Imagine a person caught in the act of burglary in an area where there have been a rash of burglaries and thefts. Police won't wait to take that person into custody because they need to further investigate the other crimes.
Because they have probable cause that this suspect has committed a crime, they make the arrest and then continue the probe to see if additional charges are warranted.
Such logic should be applied to the state Assembly's impeachment investigation of Gov. Andrew Cuomo. Instead, it seems that newly discovered impeachable offenses work in the governor's favor because it adds to the pile of matters the Assembly is reviewing.
Since the Assembly first announced an investigation into the sexual misconduct claims against Cuomo, the public has learned about additional troubling information related to the nursing home fatality data scandal, the governor's use of state employees for his personal book project and concerns about the handling of a major Hudson River project. Getting to the bottom of all of those issues could take a year or longer.
This needs to stop, and it should stop with an impeachment vote that removes the governor from the job until a Senate trial is held and a verdict is rendered. It's been two months since nearly every statewide elected official, all Democrats like the governor, called for him to resign after an avalanche of sexual harassment and assault allegations became public. A huge portion of the Democratic congressional delegation and Democratic members of the state Legislature also want him out.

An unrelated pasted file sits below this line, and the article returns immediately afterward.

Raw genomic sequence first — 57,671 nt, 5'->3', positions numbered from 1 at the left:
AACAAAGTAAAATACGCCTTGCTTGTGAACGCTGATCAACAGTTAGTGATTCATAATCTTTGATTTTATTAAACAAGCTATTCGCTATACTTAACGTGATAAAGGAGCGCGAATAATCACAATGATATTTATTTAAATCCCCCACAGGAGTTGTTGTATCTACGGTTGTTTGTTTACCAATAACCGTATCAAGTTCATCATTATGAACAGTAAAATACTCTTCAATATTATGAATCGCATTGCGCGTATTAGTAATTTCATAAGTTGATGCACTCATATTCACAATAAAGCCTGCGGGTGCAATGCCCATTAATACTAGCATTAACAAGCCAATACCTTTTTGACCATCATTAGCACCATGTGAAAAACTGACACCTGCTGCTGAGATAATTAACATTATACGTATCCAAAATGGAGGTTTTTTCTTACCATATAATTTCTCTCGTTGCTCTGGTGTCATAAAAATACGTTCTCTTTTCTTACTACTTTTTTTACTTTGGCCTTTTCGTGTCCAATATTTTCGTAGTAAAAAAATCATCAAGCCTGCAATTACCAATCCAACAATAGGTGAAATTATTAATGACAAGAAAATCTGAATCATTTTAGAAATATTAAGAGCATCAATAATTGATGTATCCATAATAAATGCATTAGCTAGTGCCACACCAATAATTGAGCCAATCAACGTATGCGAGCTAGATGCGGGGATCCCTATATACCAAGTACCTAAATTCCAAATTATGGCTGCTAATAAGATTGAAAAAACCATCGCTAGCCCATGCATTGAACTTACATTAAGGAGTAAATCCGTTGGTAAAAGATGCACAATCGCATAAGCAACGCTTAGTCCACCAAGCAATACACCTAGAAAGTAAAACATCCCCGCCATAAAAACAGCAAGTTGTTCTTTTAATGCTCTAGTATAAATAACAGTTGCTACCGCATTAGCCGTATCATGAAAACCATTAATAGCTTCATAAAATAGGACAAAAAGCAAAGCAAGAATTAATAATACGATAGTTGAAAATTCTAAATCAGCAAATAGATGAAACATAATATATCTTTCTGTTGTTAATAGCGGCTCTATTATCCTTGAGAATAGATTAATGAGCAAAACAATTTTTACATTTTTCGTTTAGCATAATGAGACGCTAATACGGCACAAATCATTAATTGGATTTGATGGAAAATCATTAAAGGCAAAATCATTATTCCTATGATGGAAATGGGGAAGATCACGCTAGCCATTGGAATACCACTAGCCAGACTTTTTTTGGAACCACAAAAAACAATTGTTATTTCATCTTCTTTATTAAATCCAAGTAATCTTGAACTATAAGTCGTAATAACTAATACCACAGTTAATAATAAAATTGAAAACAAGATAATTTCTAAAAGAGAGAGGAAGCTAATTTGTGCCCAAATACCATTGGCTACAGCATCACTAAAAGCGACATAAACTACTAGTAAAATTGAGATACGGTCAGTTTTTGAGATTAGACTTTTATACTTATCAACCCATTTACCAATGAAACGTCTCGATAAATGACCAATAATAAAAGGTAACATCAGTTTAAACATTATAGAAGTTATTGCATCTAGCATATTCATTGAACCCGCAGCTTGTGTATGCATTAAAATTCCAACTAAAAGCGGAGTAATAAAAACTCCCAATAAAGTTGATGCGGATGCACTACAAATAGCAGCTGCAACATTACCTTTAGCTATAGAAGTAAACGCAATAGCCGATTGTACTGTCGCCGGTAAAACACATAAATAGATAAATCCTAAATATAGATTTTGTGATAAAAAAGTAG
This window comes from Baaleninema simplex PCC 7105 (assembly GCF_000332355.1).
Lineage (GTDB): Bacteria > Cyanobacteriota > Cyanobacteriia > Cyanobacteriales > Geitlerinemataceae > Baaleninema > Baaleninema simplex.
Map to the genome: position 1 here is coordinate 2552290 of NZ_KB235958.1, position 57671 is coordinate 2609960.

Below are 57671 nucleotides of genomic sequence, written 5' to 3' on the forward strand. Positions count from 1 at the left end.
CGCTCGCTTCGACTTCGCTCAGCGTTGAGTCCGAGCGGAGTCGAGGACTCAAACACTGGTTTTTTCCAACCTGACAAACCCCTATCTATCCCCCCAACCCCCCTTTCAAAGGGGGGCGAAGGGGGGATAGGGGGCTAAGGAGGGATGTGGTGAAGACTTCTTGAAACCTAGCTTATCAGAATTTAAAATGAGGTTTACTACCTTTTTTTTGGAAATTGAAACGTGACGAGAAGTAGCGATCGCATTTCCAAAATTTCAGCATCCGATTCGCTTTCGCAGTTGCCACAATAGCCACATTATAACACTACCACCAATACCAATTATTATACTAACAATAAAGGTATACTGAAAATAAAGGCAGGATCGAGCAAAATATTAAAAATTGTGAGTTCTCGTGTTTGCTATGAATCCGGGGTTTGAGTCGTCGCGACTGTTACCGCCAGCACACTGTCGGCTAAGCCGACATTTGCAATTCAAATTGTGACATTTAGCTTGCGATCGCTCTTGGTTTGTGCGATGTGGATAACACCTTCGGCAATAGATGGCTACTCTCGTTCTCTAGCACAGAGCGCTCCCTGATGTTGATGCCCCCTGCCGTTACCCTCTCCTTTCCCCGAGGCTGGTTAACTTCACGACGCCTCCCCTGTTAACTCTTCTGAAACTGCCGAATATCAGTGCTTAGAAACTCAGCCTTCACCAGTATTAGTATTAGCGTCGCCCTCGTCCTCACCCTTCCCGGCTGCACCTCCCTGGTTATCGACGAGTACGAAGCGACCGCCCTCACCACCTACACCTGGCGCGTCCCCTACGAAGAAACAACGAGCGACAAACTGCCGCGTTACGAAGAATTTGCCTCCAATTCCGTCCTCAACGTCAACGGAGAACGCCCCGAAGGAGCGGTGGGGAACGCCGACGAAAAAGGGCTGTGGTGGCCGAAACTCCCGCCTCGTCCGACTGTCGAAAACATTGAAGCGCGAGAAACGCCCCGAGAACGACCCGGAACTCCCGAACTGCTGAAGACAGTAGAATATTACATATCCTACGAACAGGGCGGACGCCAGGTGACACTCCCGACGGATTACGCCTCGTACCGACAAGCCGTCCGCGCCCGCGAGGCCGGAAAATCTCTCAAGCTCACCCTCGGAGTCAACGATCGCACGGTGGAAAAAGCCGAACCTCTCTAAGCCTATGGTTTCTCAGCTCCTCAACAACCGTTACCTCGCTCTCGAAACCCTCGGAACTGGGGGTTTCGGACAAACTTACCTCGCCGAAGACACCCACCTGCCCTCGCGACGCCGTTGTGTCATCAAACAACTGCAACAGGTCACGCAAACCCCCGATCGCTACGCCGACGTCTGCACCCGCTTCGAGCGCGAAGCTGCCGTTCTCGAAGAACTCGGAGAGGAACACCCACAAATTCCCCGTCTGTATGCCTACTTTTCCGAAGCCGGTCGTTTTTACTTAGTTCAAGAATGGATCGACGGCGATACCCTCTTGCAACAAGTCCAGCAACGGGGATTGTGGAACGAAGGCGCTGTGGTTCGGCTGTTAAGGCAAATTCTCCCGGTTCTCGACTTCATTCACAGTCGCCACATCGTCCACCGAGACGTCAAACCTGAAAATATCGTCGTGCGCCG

The governor, though, has held firm that he's done nothing that warrants his resignation, despite the dysfunction his lack of governing support has already created.
We continue to see the situation the way we did in early March, when we called for Cuomo's immediate impeachment, citing the important difference with New York's impeachment process and that of the federal government. In New York, an impeached governor is immediately removed from the job (akin to an employee suspension, which would surely be put in place for any state worker facing accusations similar to those brought against Cuomo). Then the impeached governor gets due process via a Senate trial, and if the verdict is acquittal, that governor goes back on the job.
What New York needs right now is an executive branch leader who can run the state with support of all governing partners at the local, state and federal levels. Lt. Gov. Kathy Hochul, the person who would take over if Cuomo is impeached, can and should be that person. New York's Assembly leaders need to make that happen now.
The Citizen editorial board includes publisher Michelle Bowers, executive editor Jeremy Boyer and managing editor Mike Dowd.